Seriously though, Muhammad would have creamed a depowered Superman in a boxing match. I wager Cassius took it easy on him.
I took four heavy hitters (pun intended) from the Big Two and stacked them against the sport of men (and women, I suppose). Who can really throw down without their gadgets, invulnerability and super healing powers? Find out!

Jun 26, 2011

Sal's Sunday Punch #2

 The thing one needs to remember about a Sal Buscema Punch is that the punch is not the most vital component. The most vital component is that the guy getting hit goes flying, flipping over backwards and screaming. What this means is that even a horse can get in on this action!!

Hulk #265, Writer Bill Mantlo, Artist Sal Buscema, Colourist our friend Bob Sharen.

Jun 21, 2011

Gut-wrenching embarrassment.

Everybody loves Magneto.  He's universally recognized as the X-Men's greatest foe, even if he's a member sometimes.  He's in basically every X-themed cartoon and video game, he was played by Ian McKellen for three movies, and now he's killing Nazis and looking badass doing it in X-Men: First Class.  But before Chris Claremont revitalized him in the late '70s, he had some rough years.  He fought Captain America, and recruited a new highly-generic, albeit charmingly Jack Kirby-y, Brotherhood of Evil Mutants.  He fought the Defenders and turned into a baby.  He was in an incredibly embarrassing episode of the '70s Fantastic Four cartoon, where Reed Richards defeated him with a wooden gun.  Here's a taste:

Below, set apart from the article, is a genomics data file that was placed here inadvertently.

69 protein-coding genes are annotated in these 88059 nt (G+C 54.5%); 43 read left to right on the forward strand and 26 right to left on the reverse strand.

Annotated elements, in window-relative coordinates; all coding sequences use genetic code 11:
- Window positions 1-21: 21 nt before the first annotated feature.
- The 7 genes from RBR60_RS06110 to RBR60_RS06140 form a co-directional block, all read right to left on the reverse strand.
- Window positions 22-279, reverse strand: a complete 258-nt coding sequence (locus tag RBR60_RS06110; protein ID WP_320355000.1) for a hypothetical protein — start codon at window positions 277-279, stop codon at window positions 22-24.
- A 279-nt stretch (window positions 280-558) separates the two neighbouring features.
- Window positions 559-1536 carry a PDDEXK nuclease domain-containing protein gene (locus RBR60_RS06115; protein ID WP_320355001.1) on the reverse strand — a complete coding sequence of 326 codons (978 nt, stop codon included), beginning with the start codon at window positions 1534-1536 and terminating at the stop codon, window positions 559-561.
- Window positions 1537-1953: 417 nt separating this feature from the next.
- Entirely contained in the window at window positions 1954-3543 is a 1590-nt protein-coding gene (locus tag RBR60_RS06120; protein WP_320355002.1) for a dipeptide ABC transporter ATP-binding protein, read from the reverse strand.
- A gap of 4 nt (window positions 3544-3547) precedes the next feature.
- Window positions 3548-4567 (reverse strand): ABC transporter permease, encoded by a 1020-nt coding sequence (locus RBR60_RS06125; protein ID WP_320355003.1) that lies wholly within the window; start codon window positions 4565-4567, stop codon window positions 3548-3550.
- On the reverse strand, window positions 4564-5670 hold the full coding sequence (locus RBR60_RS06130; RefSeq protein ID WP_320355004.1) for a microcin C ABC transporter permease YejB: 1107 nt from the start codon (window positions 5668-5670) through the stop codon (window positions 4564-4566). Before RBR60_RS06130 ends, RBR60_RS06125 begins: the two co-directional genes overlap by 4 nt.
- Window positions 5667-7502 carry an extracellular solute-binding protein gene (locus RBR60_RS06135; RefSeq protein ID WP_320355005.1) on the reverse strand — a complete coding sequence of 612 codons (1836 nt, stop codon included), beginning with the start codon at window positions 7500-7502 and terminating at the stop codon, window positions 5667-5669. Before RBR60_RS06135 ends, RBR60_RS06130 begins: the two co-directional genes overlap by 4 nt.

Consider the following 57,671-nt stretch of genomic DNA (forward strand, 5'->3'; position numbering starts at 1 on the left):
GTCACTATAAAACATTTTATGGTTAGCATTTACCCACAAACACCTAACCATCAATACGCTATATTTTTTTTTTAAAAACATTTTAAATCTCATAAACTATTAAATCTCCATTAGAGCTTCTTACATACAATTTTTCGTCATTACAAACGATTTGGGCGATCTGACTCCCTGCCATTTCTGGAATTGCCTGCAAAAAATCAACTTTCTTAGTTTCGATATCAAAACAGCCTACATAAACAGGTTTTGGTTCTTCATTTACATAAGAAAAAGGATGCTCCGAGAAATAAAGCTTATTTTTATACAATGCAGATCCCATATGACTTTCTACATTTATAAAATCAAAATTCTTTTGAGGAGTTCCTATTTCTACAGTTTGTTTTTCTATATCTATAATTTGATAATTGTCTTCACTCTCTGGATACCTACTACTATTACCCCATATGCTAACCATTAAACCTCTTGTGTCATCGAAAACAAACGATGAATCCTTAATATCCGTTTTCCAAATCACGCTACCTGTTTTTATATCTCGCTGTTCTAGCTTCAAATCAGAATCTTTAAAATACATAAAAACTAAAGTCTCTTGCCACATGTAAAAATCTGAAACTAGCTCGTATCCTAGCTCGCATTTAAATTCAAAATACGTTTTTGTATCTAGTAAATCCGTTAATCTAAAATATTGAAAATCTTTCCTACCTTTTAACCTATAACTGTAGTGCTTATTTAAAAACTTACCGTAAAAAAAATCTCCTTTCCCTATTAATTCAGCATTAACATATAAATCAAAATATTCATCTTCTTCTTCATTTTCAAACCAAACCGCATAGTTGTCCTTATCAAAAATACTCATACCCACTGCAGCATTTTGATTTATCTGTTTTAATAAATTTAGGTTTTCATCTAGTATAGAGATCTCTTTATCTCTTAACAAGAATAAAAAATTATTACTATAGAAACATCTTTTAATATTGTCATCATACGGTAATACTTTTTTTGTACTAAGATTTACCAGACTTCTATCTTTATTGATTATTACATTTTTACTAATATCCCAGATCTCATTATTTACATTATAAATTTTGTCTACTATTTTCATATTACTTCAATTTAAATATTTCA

And there's this, where Magneto's mad at a flunky, and...well, I'll let this panel speak for itself.

(Avengers #47, written by Roy Thomas, art by John Buscema and George Tuska)

Unstable Molecules

While I work up the courage to write more about Nightwatch, here's something I came across and just had to share with you - because I hate you.

"You can call it swinging, Flash.  We're both adults."
(Amazing Spider-Man #335, written by David Michelinie, art by Erik Larsen and Terry Austin)
Where to start? The giant arrow over Flash's junk?  Felicia's animal-print pants that correspond with no actual animal?  Or maybe the fact that they've coordinated their shoes with these fashion travesties?

Jun 18, 2011

Gap Fillers: An Incredible Hulk #290 review.

Al Milgrom art.
When you're collecting comic books, especially when you're collecting back issues, you always end up with gaps. There's always one or two issues that escape you. Because of the serial nature of adventure comics, especially super hero comics, this means you end up with unfinished stories.

This is worse when you're younger and don't have a lot of income, or a lot of control over how you get your comics. You end up with stories you never seem to be able to finish. And inevitably the story is the conclusion of a whole bunch of important plot threads and you're left dangling.

Incredible Hulk #290 is one of those issues for me. I had a long run leading up to it, then a bunch of issues after it, but never #290 itself. It took me about 15 years to finally get #290. You can't imagine the anticipation I had when this issue finally arrived in my hands. Here it was, a story I hadn't read that was a conclusion to a long storyline I'd loved and read about 5 million times when I was a kid.

You've all been there. You know what happens next. You read the issue, telling yourself not to expect it to be the greatest thing ever and sure enough... it's not. Usually it's not BAD, it's just that this comic you've been anticipating for years is, well, just another issue in the series. It's not a massive, super special issue. It's not a classic, world-beating story. It's just another comic.